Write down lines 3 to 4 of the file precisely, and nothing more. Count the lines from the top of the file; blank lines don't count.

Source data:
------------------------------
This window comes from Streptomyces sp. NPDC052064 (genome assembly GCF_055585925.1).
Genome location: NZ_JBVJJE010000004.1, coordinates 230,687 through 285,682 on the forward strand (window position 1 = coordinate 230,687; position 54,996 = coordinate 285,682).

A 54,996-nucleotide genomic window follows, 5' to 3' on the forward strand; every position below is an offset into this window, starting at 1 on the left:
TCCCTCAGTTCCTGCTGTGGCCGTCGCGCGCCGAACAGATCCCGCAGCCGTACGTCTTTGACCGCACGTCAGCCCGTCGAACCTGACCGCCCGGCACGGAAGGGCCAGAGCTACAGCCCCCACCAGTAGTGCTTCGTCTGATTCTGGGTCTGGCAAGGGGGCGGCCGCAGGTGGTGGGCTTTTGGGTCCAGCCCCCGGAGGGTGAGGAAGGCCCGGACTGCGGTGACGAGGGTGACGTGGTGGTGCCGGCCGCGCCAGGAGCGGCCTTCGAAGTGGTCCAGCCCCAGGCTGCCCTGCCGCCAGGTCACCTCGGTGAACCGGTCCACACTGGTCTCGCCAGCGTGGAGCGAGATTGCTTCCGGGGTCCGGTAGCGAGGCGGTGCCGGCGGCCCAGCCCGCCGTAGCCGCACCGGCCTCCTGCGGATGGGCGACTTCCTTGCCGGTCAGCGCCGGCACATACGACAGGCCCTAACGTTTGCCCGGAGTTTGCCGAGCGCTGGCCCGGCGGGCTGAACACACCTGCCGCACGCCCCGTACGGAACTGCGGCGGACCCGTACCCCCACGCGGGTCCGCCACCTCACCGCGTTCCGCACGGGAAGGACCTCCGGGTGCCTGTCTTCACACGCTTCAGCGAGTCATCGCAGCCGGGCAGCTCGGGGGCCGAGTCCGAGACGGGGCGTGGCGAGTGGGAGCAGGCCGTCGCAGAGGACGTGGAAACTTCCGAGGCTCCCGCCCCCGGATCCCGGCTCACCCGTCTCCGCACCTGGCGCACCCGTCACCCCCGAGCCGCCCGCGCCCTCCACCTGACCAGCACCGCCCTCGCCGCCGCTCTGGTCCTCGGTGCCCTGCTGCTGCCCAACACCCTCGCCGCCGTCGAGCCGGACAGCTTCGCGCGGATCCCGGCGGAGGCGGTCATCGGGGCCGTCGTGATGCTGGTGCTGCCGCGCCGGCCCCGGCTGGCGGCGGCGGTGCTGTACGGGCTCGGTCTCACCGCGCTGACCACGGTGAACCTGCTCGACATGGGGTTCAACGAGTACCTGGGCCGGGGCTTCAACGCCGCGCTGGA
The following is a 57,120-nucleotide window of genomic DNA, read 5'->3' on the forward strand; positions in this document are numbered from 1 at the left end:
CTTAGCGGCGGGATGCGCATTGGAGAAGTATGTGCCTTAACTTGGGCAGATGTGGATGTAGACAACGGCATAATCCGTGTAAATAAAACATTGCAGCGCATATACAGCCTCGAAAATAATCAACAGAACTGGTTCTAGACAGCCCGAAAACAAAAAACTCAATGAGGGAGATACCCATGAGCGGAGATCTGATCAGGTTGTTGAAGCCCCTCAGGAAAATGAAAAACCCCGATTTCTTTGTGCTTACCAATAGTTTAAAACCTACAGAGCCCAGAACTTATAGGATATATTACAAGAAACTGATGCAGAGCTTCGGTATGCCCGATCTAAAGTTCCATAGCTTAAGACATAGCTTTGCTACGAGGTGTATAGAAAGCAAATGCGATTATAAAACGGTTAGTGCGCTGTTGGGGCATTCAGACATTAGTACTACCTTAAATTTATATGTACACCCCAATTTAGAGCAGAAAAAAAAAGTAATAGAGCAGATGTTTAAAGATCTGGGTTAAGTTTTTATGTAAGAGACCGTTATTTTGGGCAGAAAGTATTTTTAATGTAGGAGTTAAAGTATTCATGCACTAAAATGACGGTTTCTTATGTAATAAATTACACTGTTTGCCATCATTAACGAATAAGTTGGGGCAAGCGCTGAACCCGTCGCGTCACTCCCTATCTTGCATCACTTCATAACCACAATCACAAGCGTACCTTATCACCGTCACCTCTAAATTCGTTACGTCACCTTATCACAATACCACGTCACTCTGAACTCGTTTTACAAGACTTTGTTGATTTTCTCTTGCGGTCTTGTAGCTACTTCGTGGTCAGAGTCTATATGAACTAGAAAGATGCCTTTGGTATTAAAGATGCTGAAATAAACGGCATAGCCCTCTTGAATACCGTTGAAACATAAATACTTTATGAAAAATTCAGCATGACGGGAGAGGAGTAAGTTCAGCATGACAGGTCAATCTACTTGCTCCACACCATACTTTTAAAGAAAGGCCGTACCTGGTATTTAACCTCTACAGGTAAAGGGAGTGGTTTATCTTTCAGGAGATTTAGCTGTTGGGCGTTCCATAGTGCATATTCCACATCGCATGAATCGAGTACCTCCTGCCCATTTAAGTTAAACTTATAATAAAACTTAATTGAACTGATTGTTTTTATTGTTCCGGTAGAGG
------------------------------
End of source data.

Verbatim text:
A 54,996-nucleotide genomic window follows, 5' to 3' on the forward strand; every position below is an offset into this window, starting at 1 on the left:
TCCCTCAGTTCCTGCTGTGGCCGTCGCGCGCCGAACAGATCCCGCAGCCGTACGTCTTTGACCGCACGTCAGCCCGTCGAACCTGACCGCCCGGCACGGAAGGGCCAGAGCTACAGCCCCCACCAGTAGTGCTTCGTCTGATTCTGGGTCTGGCAAGGGGGCGGCCGCAGGTGGTGGGCTTTTGGGTCCAGCCCCCGGAGGGTGAGGAAGGCCCGGACTGCGGTGACGAGGGTGACGTGGTGGTGCCGGCCGCGCCAGGAGCGGCCTTCGAAGTGGTCCAGCCCCAGGCTGCCCTGCCGCCAGGTCACCTCGGTGAACCGGTCCACACTGGTCTCGCCAGCGTGGAGCGAGATTGCTTCCGGGGTCCGGTAGCGAGGCGGTGCCGGCGGCCCAGCCCGCCGTAGCCGCACCGGCCTCCTGCGGATGGGCGACTTCCTTGCCGGTCAGCGCCGGCACATACGACAGGCCCTAACGTTTGCCCGGAGTTTGCCGAGCGCTGGCCCGGCGGGCTGAACACACCTGCCGCACGCCCCGTACGGAACTGCGGCGGACCCGTACCCCCACGCGGGTCCGCCACCTCACCGCGTTCCGCACGGGAAGGACCTCCGGGTGCCTGTCTTCACACGCTTCAGCGAGTCATCGCAGCCGGGCAGCTCGGGGGCCGAGTCCGAGACGGGGCGTGGCGAGTGGGAGCAGGCCGTCGCAGAGGACGTGGAAACTTCCGAGGCTCCCGCCCCCGGATCCCGGCTCACCCGTCTCCGCACCTGGCGCACCCGTCACCCCCGAGCCGCCCGCGCCCTCCACCTGACCAGCACCGCCCTCGCCGCCGCTCTGGTCCTCGGTGCCCTGCTGCTGCCCAACACCCTCGCCGCCGTCGAGCCGGACAGCTTCGCGCGGATCCCGGCGGAGGCGGTCATCGGGGCCGTCGTGATGCTGGTGCTGCCGCGCCGGCCCCGGCTGGCGGCGGCGGTGCTGTACGGGCTCGGTCTCACCGCGCTGACCACGGTGAACCTGCTCGACATGGGGTTCAACGAGTACCTGGGCCGGGGCTTCAACGCCGCGCTGGA